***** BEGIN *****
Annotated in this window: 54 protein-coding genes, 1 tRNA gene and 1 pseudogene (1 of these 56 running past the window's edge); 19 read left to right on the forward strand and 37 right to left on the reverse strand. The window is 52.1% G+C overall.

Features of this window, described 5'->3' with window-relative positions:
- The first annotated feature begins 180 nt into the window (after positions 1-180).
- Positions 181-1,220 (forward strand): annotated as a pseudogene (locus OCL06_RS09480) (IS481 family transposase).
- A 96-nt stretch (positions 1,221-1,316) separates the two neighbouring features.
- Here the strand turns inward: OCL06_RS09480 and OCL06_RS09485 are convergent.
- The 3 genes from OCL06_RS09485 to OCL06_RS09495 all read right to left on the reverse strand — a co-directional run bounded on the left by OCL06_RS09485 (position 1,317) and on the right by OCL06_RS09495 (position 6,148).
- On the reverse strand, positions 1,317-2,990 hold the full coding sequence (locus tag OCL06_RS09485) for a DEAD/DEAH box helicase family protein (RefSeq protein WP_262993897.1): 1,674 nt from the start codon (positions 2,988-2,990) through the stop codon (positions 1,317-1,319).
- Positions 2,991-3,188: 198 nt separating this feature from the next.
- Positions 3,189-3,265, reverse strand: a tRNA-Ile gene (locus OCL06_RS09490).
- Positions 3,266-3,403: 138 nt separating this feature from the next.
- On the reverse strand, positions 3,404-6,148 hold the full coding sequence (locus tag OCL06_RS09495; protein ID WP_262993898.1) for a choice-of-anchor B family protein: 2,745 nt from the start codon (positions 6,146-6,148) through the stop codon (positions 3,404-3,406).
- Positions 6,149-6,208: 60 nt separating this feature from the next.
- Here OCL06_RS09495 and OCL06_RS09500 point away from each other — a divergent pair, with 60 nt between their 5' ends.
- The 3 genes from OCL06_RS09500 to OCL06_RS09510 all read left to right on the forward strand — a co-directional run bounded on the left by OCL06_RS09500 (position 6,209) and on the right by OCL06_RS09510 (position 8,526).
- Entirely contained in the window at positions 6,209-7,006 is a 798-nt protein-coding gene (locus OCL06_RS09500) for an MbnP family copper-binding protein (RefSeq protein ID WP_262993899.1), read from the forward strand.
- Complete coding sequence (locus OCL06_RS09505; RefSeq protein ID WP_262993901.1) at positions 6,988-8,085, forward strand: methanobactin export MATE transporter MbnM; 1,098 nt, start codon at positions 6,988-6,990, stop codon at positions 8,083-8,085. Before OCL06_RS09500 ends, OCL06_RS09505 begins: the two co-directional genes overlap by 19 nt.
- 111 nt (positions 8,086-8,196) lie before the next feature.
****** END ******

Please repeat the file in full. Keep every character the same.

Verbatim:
Annotated in this window: 54 protein-coding genes, 1 tRNA gene and 1 pseudogene (1 of these 56 running past the window's edge); 19 read left to right on the forward strand and 37 right to left on the reverse strand. The window is 52.1% G+C overall.

Features of this window, described 5'->3' with window-relative positions:
- The first annotated feature begins 180 nt into the window (after positions 1-180).
- Positions 181-1,220 (forward strand): annotated as a pseudogene (locus OCL06_RS09480) (IS481 family transposase).
- A 96-nt stretch (positions 1,221-1,316) separates the two neighbouring features.
- Here the strand turns inward: OCL06_RS09480 and OCL06_RS09485 are convergent.
- The 3 genes from OCL06_RS09485 to OCL06_RS09495 all read right to left on the reverse strand — a co-directional run bounded on the left by OCL06_RS09485 (position 1,317) and on the right by OCL06_RS09495 (position 6,148).
- On the reverse strand, positions 1,317-2,990 hold the full coding sequence (locus tag OCL06_RS09485) for a DEAD/DEAH box helicase family protein (RefSeq protein WP_262993897.1): 1,674 nt from the start codon (positions 2,988-2,990) through the stop codon (positions 1,317-1,319).
- Positions 2,991-3,188: 198 nt separating this feature from the next.
- Positions 3,189-3,265, reverse strand: a tRNA-Ile gene (locus OCL06_RS09490).
- Positions 3,266-3,403: 138 nt separating this feature from the next.
- On the reverse strand, positions 3,404-6,148 hold the full coding sequence (locus tag OCL06_RS09495; protein ID WP_262993898.1) for a choice-of-anchor B family protein: 2,745 nt from the start codon (positions 6,146-6,148) through the stop codon (positions 3,404-3,406).
- Positions 6,149-6,208: 60 nt separating this feature from the next.
- Here OCL06_RS09495 and OCL06_RS09500 point away from each other — a divergent pair, with 60 nt between their 5' ends.
- The 3 genes from OCL06_RS09500 to OCL06_RS09510 all read left to right on the forward strand — a co-directional run bounded on the left by OCL06_RS09500 (position 6,209) and on the right by OCL06_RS09510 (position 8,526).
- Entirely contained in the window at positions 6,209-7,006 is a 798-nt protein-coding gene (locus OCL06_RS09500) for an MbnP family copper-binding protein (RefSeq protein ID WP_262993899.1), read from the forward strand.
- Complete coding sequence (locus OCL06_RS09505; RefSeq protein ID WP_262993901.1) at positions 6,988-8,085, forward strand: methanobactin export MATE transporter MbnM; 1,098 nt, start codon at positions 6,988-6,990, stop codon at positions 8,083-8,085. Before OCL06_RS09500 ends, OCL06_RS09505 begins: the two co-directional genes overlap by 19 nt.
- 111 nt (positions 8,086-8,196) lie before the next feature.